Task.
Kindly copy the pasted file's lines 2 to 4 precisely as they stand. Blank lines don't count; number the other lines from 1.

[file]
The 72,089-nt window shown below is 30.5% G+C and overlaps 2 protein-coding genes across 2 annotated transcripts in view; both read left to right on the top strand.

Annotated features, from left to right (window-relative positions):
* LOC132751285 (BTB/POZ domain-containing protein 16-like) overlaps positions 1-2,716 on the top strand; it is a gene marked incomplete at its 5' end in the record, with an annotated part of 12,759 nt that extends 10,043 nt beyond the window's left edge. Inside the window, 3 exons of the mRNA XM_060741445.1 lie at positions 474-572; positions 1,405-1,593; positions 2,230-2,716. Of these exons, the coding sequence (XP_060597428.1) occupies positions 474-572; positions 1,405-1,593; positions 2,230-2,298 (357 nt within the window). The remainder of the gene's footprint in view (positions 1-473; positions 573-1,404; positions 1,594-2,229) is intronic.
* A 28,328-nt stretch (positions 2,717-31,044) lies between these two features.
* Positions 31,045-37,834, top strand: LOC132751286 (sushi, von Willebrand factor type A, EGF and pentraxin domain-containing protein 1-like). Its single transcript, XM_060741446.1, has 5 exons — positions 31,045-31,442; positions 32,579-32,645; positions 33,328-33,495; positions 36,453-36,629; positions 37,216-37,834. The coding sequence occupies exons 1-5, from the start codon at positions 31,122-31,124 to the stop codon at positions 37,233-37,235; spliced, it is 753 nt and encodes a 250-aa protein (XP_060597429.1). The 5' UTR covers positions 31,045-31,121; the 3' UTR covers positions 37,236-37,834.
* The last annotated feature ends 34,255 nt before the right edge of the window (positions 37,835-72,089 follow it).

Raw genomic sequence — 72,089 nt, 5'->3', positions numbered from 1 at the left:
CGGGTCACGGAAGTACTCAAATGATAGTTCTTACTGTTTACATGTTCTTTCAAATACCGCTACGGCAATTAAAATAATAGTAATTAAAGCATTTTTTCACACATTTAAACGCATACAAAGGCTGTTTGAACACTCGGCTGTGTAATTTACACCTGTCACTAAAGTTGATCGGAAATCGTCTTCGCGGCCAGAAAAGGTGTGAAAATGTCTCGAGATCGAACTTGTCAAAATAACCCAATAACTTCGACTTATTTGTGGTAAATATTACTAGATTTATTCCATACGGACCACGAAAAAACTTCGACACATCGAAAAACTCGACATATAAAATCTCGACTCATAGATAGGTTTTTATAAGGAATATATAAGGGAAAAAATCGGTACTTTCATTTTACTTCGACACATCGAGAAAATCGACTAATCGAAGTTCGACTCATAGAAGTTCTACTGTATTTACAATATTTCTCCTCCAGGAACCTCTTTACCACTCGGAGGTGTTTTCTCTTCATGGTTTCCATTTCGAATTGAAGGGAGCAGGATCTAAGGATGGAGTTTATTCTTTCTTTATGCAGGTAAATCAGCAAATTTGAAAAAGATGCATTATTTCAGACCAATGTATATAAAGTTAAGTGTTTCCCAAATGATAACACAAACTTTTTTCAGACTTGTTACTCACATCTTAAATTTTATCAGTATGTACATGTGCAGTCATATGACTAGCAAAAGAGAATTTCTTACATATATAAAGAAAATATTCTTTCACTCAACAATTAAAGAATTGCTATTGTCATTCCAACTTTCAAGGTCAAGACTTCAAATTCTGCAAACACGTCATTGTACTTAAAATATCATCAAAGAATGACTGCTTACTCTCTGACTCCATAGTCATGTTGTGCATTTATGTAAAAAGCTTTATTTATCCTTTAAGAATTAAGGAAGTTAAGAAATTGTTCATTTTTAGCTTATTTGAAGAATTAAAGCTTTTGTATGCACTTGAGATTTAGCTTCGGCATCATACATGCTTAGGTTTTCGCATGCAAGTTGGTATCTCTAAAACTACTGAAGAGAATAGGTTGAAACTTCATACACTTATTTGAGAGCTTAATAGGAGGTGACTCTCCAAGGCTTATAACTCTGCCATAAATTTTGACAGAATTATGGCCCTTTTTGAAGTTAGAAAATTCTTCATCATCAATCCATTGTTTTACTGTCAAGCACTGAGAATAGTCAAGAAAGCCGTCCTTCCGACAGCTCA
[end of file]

Annotated features, from left to right (window-relative positions):
* LOC132751285 (BTB/POZ domain-containing protein 16-like) overlaps positions 1-2,716 on the top strand; it is a gene marked incomplete at its 5' end in the record, with an annotated part of 12,759 nt that extends 10,043 nt beyond the window's left edge. Inside the window, 3 exons of the mRNA XM_060741445.1 lie at positions 474-572; positions 1,405-1,593; positions 2,230-2,716. Of these exons, the coding sequence (XP_060597428.1) occupies positions 474-572; positions 1,405-1,593; positions 2,230-2,298 (357 nt within the window). The remainder of the gene's footprint in view (positions 1-473; positions 573-1,404; positions 1,594-2,229) is intronic.
* A 28,328-nt stretch (positions 2,717-31,044) lies between these two features.